Question: What are dangers of “walled gardens”?
Jonathan Zittrain: Aside from thinking of a garden with a wall around it, people may have different views as to what a walled garden actually is. I think my working definition is, there is some person who builds and tends the wall, person or a firm, and they decide what goes in and out. There's obvious benefits to that, analogous to the kinds of benefits there are if you live in a gated community. You can maybe breathe easier on the streets, because the riffraff can't get in and pickpocket you. They have to go past the sleeping guard at the front of the gated community. There's also the worry that fewer spontaneous things can happen. Vendors can't show up and sell stuff. The kinds of things that we expect in a New York City park, for better or worse, aren't going to happen as much in the gated community. And when we put the analogy back into the world of technology, it's not as easy for the technology to kill us, so we might want to be less risk averse than where we actually put ourselves as a physical person. And, in a walled garden, it may turn out then that the operator of the garden will have plenty of reason to want to exclude stuff that we would otherwise want. You know, there's Skype, voice over internet protocol, running on your computer. Free internet telephony, and there are reasons why some internet service providers have tried to prevent it from operating on a PC, so that they can sell you their own solution. Just like if you ever rent a room at a hotel, a conference room or something, they're going to charge you $1,000 for the internet connection, because they can, and they're the only vendor. If you had a third party vendor ready to come in and put it through satellite, they wouldn't even allow it. That's the kind of drawbacks to walled gardens that I'd like to avoid.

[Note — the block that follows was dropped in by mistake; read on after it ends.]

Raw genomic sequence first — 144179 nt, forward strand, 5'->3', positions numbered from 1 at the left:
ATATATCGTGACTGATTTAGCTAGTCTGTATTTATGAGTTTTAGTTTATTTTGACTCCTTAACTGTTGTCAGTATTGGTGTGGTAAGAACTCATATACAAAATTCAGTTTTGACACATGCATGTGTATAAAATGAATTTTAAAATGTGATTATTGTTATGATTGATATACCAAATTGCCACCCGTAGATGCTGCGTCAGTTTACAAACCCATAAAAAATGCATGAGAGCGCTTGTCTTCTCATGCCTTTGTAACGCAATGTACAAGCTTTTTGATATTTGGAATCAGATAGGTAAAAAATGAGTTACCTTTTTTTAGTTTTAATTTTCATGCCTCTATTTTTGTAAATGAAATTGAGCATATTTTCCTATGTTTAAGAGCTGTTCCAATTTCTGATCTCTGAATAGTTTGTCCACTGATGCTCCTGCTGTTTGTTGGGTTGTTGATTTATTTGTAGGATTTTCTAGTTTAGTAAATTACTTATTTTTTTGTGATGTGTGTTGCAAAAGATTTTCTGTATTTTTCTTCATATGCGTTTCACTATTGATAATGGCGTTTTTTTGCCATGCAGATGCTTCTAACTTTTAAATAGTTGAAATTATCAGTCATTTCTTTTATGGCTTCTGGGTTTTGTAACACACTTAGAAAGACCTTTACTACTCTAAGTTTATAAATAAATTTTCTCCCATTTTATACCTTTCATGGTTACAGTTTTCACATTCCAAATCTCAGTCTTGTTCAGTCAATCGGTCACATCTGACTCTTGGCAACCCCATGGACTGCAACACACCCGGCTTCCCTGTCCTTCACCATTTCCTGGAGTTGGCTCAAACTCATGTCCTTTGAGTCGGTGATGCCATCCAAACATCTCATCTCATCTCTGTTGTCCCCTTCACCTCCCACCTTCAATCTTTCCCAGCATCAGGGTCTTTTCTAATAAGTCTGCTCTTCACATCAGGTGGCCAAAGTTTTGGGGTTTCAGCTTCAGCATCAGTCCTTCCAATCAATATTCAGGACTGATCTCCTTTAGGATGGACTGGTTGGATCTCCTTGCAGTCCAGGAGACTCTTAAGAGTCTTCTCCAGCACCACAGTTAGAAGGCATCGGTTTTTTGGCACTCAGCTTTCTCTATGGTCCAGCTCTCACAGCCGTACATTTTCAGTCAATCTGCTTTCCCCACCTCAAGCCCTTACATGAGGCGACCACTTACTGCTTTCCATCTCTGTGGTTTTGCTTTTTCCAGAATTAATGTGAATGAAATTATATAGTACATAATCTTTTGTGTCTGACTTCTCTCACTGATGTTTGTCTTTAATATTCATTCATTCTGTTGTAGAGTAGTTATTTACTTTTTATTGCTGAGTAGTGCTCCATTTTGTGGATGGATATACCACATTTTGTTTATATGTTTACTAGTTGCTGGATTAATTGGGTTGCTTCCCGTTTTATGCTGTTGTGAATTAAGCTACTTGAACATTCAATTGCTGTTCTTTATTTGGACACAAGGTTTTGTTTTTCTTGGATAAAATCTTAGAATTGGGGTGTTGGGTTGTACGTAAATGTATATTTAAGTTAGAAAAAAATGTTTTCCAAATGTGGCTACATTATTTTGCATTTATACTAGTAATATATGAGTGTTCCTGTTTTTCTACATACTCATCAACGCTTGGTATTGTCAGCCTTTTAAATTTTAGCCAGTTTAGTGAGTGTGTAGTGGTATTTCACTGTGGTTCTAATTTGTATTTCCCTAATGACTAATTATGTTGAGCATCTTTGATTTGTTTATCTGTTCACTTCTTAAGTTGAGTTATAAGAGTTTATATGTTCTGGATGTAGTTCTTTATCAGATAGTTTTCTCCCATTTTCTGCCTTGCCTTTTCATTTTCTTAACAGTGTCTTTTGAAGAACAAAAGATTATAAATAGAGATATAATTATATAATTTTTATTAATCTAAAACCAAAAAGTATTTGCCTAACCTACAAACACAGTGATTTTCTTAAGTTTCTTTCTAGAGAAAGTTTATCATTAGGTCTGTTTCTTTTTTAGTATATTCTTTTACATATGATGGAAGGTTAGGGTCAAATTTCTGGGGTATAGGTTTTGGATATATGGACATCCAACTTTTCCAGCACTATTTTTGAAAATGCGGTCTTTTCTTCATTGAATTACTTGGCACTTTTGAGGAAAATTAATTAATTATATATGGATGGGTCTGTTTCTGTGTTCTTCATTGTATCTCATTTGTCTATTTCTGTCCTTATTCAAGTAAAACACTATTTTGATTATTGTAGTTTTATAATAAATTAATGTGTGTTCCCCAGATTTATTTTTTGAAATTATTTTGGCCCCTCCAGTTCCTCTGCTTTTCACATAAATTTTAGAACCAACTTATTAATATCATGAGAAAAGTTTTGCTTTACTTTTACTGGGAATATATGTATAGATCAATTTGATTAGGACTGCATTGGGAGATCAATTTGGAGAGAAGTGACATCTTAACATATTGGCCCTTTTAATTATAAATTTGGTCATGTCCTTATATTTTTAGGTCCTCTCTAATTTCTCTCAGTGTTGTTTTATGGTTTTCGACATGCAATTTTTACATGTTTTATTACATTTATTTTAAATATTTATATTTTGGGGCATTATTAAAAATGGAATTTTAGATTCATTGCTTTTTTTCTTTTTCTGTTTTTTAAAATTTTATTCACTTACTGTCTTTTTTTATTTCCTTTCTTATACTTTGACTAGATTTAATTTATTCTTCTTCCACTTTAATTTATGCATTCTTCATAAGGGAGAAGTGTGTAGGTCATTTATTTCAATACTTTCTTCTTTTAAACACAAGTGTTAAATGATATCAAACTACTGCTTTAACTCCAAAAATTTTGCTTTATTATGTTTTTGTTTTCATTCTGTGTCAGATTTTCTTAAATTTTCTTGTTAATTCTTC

Recorded on: 3/8/08
The question of third party coders and walled gardens.